You Weren’t Fired, You Quit!

Garrett Wozniak
Garrett Wozniak

A United States District Court in New Jersey recently denied an employer’s motion for summary judgment where the employer argued that the employee voluntarily resigned and, therefore, that there was no adverse employment action.  Taha v. TBC Corp., No. 14-03377 (D.N.J. April 26, 2016).

David Taha worked as a store manager for National Tire & Battery (NTB) in New Jersey.  Years before, he had been diagnosed with an arthritic condition.  Taha could perform the essential functions of his job without accommodation from the beginning of his employment, throughout his training, and for a during a large portion of his employment with NTB.

Taha’s time with NTB was plagued by complaints from customers about Taha’s attitude.  Numerous customers complained that Taha lacked professionalism and was rude.  Taha received at least two written warnings for poor performance.  After the second warning, Taha requested that he not work more than 50 hours per week and that NTB provide him with a stool to use periodically during his shifts.  NTB accommodated the requests.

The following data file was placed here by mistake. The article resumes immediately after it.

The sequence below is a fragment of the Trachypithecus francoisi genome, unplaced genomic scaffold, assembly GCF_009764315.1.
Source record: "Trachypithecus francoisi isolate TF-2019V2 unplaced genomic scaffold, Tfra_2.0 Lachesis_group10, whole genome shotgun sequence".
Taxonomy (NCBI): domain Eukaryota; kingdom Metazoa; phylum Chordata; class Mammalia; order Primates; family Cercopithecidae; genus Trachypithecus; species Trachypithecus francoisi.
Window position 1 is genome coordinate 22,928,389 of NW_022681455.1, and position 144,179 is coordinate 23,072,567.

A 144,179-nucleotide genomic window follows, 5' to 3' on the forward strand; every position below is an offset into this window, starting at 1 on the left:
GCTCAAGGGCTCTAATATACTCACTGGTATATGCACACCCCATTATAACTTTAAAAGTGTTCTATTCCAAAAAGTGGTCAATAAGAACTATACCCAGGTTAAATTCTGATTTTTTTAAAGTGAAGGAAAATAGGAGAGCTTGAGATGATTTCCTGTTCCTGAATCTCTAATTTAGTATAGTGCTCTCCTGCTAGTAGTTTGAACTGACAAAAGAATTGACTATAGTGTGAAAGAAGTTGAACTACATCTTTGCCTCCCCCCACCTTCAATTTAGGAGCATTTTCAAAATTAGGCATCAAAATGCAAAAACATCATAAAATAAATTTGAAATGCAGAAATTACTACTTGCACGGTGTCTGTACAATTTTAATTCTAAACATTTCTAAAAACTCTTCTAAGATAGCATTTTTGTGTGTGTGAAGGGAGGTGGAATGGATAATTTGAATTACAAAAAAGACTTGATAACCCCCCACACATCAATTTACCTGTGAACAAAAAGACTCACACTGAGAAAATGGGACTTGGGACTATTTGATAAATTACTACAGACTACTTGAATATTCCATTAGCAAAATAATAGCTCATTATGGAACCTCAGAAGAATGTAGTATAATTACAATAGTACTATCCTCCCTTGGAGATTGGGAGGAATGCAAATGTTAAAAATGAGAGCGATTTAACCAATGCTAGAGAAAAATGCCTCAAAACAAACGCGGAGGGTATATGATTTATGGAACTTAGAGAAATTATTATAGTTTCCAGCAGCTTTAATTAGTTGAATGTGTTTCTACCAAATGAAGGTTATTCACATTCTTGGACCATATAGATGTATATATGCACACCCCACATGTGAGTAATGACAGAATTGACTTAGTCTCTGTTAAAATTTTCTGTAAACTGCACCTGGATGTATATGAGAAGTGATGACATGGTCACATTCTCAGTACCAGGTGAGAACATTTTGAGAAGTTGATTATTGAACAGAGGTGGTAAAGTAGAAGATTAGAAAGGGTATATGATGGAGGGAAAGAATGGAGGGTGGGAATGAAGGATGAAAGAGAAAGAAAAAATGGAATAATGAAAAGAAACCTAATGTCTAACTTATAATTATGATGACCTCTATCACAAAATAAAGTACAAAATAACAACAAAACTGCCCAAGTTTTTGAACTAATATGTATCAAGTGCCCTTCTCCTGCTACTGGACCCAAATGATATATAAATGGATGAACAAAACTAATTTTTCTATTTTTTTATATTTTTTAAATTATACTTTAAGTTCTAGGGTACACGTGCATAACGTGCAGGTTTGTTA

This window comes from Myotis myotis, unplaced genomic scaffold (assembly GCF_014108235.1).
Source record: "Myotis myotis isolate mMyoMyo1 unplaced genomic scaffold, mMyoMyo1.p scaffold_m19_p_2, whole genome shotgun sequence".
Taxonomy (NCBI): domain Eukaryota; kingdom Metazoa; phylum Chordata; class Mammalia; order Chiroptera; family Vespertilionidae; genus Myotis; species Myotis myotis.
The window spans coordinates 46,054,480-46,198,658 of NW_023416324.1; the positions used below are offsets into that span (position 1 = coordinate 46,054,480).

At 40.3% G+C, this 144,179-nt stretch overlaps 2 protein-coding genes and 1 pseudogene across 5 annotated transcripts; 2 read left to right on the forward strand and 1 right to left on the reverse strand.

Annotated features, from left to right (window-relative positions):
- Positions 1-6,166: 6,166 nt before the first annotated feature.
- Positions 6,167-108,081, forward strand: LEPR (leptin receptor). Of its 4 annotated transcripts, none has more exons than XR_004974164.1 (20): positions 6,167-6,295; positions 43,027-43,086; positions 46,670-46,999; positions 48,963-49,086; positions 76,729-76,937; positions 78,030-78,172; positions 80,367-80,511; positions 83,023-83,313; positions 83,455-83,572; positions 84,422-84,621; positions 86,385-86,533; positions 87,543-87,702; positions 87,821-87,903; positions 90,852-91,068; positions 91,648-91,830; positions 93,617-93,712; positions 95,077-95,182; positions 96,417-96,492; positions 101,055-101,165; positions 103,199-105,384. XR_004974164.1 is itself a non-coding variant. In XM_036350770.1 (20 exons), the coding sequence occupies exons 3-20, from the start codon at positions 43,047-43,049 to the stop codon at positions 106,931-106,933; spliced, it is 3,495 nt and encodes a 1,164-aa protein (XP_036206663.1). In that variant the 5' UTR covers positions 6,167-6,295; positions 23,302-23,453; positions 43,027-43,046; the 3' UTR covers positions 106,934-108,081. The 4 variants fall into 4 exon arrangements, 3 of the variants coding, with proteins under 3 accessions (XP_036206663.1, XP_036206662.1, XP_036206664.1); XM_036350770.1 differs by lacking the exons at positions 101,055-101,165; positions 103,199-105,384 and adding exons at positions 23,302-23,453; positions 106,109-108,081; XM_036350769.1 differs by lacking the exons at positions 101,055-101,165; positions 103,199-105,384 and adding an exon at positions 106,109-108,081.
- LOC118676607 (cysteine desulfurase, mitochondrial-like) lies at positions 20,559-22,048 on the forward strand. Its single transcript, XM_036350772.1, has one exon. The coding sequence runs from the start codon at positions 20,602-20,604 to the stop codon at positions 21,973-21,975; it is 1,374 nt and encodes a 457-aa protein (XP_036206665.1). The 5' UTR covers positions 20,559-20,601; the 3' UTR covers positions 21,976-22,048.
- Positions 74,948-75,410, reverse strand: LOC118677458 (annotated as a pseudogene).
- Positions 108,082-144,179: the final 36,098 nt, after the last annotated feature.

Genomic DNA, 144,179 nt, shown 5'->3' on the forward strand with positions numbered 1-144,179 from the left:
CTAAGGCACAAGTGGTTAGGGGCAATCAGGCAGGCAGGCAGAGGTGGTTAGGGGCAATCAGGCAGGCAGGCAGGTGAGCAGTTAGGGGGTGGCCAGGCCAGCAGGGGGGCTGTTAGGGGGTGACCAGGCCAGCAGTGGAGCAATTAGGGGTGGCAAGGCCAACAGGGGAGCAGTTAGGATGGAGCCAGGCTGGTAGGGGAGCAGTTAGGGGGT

Taha was subsequently transferred to another store, but the customer complaints continued.  According to NTB, Taha resigned during a conversation with his supervisor about the customer complaints.  Taha said that he did not resign, rather he told the supervisor that he was thinking about taking leave or resigning.  The supervisor contacted NTB’s HR manager and told him that Taha had resigned.  NTB contended that Taha repeated his resignation during a later call with company officials.  Other evidence showed that Taha attempted to rescind his resignation.  NTB accepted Taha’s resignation.

In response to Taha’s disability discrimination claim, NTB argued that Taha did not suffer an adverse employment action because he resigned and that an employer’s refusal to accept an effort to  rescind the resignation is not an adverse employment action.  For his part, Taha claimed that he never resigned.  He argued that he merely expressed his thoughts about resignation and that NTB intentionally misconstrued his statements to be a resignation in order to end his employment.

While the court expressed strong skepticism of Taha’s ability to win on the merits, it denied NTB’s motion for summary judgment because Taha created a genuine dispute of material fact as to whether he actually resigned.  Taha’s accommodation requests and reminder to NTB of his physical impairment occurred close enough in time to NTB’s acceptance of Taha’s resignation to raise an inference of discrimination.    While the court thought it likely that Taha’s employment was terminated because of the complaints, the proximity to Taha’s reporting of his disability was enough to establish a prima facie case for purposes of defeating a motion for summary judgment.

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